Diversity Lacking in Exec Race
Gender gap on display in GUSA elections
Published: Friday, February 21, 2014
Updated: Friday, February 21, 2014 15:02
While over 54 percent of Georgetown students are female and over a third of the student body does not identify itself as white, only one out of eight candidates running for Georgetown University Student Association executive office this year is female, and only two identify as members of minority ethnic groups.
The absence of diversity among the tickets drew criticism from some candidates and student groups, who allege that the electoral field does not accurately represent the student body.
Six of the candidates, Ben Weiss (COL ’15), Sam Greco (SFS ’15), Zach Singer (SFS ’15), Dan Silkman (COL ’15), Trevor Tezel (SFS ’15) and Thomas Lloyd (SFS ’15) identify as white males, while Lloyd’s running mate, Jimmy Ramirez (COL ’15), is a Latino male. Omika Jikaria (SFS ’15), the only female in the race, is of Indian descent. Both Ramirez and Jikaria are running for vice president.
Although Jikaria is often reminded of her status as the only female in the candidate field, she maintains that this fact is relatively unimportant compared to other campaign issues.
“It’s definitely something I’m aware of going into the race, and people always bring it up,” Jikaria said. “But I think that the conversation about the issues is much more important than how many girls are running.”
She noted, however, that the lack of female candidates in this year’s GUSA executive contest appears indicative of a larger trend in American political culture.
“I think it’s sad that there’s only one girl running. I think that there definitely is a dearth of women leaders in student government positions in general in America,” Jikaria said. “I don’t necessarily have a solution for that. I think that it’s just important for young girls to see other women running, and that will inspire them.”
Tezel, Jikaria’s running mate, expressed disappointment that GUSA leadership failed to adequately represent the diversity characteristic of the student body.
“I think it’s always important that we see GUSA races that actually represent the student body, and part of that is, both from a racial and ethnic as well as gender side, it is important that we continue to have a diverse group run for GUSA,” Tezel said. “If we’re not continually looking at how we’re engaging with all the faces of Georgetown, then that’s something we’ll start to lose in a body that’s supposed to be representative of the whole student body.”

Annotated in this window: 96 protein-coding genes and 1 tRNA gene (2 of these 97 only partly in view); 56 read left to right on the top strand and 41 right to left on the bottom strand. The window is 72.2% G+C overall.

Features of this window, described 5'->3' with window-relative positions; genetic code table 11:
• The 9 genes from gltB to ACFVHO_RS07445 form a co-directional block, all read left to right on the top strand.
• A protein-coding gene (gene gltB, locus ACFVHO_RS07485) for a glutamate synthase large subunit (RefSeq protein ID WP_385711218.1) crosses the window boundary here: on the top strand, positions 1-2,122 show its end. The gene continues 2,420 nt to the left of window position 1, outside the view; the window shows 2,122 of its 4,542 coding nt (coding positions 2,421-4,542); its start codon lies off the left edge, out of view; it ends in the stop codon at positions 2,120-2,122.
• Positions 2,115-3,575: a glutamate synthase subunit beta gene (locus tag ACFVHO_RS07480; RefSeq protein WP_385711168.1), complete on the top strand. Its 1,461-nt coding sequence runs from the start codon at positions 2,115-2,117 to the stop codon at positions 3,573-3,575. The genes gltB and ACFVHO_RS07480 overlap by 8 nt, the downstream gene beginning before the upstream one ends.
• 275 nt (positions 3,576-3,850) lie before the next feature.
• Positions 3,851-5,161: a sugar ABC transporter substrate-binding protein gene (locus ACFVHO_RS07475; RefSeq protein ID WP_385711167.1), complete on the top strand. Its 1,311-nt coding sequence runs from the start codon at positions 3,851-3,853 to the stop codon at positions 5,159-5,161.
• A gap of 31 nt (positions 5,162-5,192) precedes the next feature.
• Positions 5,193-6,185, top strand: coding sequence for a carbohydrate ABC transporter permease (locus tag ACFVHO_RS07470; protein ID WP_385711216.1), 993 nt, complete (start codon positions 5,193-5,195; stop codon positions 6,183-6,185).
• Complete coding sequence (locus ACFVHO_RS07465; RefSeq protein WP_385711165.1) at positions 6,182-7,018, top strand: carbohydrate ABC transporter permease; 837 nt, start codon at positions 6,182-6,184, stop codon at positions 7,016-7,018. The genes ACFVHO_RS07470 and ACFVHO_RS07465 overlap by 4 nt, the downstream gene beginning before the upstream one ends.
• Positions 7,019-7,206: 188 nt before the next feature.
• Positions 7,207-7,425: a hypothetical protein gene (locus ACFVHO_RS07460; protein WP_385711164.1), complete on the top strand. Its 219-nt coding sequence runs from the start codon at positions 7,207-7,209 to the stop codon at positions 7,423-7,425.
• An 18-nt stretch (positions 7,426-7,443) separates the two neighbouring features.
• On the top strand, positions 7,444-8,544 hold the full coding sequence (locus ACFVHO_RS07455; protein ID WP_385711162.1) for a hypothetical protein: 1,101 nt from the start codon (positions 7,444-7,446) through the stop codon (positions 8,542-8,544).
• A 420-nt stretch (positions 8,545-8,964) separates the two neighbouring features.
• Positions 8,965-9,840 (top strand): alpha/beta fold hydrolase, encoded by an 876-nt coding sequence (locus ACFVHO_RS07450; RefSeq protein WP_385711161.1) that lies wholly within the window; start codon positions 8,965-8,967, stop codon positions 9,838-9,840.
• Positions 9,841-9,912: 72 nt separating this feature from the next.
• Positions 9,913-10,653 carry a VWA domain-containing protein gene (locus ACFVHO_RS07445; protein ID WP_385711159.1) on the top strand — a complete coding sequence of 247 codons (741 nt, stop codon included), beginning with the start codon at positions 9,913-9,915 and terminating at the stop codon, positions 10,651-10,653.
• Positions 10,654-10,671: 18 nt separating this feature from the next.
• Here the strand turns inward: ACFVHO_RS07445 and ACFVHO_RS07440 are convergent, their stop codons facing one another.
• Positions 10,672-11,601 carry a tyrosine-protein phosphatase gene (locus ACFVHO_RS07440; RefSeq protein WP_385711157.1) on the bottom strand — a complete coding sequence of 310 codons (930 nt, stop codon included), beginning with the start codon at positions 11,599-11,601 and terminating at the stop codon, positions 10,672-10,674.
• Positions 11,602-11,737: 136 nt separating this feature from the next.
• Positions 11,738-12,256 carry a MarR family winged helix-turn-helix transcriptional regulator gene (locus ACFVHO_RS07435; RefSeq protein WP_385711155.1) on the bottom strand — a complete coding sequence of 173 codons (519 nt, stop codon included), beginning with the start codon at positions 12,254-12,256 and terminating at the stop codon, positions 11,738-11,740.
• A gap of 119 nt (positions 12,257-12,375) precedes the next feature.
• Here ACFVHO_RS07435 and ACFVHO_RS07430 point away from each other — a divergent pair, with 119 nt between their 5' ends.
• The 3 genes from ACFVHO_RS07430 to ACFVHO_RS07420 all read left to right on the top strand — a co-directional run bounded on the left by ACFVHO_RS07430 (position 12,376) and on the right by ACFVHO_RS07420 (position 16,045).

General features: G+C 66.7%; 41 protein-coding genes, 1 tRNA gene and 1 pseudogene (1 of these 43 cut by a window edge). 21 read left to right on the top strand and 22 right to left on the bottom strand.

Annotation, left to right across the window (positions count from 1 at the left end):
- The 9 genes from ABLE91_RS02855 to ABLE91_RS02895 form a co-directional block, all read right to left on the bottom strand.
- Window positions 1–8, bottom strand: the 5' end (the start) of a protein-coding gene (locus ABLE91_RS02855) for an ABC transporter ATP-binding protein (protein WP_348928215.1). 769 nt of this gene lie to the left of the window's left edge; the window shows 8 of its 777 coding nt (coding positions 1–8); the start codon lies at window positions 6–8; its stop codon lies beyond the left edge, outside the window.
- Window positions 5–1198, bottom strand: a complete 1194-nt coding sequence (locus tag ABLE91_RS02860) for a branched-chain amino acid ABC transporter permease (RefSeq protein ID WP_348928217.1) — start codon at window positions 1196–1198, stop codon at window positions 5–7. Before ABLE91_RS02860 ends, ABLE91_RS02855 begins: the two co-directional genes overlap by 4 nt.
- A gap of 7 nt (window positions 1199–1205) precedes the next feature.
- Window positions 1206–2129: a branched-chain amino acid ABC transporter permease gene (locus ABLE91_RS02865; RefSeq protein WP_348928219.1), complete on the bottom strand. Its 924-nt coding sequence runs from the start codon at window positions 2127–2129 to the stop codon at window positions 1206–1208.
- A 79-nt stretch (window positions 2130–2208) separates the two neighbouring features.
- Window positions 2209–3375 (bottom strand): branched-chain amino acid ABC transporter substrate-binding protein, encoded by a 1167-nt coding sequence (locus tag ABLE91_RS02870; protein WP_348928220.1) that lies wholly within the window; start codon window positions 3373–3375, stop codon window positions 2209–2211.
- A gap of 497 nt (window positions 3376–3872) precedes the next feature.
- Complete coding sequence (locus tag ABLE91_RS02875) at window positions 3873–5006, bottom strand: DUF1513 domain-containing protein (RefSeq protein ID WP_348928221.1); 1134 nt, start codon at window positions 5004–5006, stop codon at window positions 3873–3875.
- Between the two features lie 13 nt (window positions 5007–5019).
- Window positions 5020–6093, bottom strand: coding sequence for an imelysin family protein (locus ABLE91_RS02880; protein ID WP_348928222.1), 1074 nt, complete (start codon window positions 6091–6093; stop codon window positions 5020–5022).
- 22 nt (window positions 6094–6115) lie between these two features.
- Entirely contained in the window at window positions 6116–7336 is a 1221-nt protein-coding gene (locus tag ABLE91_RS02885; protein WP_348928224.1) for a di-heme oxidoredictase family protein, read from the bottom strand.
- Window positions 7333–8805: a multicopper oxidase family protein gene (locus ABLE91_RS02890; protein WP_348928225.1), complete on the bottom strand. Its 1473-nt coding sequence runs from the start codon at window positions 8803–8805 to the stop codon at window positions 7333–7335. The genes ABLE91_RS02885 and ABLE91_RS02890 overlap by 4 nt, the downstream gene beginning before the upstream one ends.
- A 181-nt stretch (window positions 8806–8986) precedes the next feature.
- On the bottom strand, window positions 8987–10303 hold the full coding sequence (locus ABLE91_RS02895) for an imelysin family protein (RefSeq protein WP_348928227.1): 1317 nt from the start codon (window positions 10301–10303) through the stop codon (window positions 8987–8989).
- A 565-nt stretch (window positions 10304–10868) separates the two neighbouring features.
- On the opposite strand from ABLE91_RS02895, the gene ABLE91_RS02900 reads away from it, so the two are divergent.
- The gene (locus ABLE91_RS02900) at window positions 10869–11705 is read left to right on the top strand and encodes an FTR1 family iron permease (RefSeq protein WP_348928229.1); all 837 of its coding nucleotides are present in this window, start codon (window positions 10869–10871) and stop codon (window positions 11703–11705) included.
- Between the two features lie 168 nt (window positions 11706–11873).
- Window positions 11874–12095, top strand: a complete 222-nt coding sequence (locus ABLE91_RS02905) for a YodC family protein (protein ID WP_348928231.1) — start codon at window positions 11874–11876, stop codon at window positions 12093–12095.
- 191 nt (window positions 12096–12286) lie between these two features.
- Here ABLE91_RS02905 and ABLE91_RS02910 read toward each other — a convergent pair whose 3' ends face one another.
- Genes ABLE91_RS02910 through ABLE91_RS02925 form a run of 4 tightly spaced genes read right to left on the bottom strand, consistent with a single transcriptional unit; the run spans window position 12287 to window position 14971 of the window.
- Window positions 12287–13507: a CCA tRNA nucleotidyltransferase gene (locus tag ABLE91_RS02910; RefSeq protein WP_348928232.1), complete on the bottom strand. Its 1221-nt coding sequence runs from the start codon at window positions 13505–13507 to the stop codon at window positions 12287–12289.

Lloyd, the race’s only openly gay candidate and the president of GU Pride, expressed similar frustration and described the difficult choice many students face regarding the decision to participate in activism for particular groups or causes, rather than becoming involved in student government.
“GUSA has had problems with gender for a very long time, and race and sexual orientation,” Lloyd said. “I think at Georgetown, it’s very difficult to be involved in an affinity group or an advocacy group and be involved in GUSA. I’ve never been involved because I’ve dedicated a lot of my time to Pride, and that’s meant burning some bridges with some administrators, that’s meant engaging in those tough conversations that maybe I don’t want to do if I have to get elected.”
Though neither Weiss and Greco’s ticket nor Singer and Silkman’s ticket include any women or members of minority groups, both teams stressed a dedication to fostering diversity on campus.
“Unfortunately, two individuals can never possibly represent the entire campus community,” Weiss and Greco wrote in a statement. “It has been crucial for us to hear every perspective, speaking with students of all different backgrounds in order to develop a platform and strategy that will best serve the entirety of Georgetown.”
Weiss and Greco’s statement additionally stressed input they received from campus groups such as the Women’s Center, the Georgetown chapter of the National Association for the Advancement of Colored People and the Sexual Assault Peer Educators program in the development of their platform. However, they maintained the lack of diversity on their ticket was not a disadvantage.
“We will not, however, reduce our staff and supporters to minority tokenism,” the statement said.
Singer and Silkman similarly noted that, while women and minority groups are not represented on their ticket, these groups nevertheless maintain a significant presence in their staff and supporters.
“One of the top reasons Dan and I are running is because we know how to break down barriers and bring people together,” Singer and Silkman wrote in a statement. “That spirit is reflected in our campaign team, a group of men and women of diverse backgrounds who bring a wealth of unique experiences to our campaign.”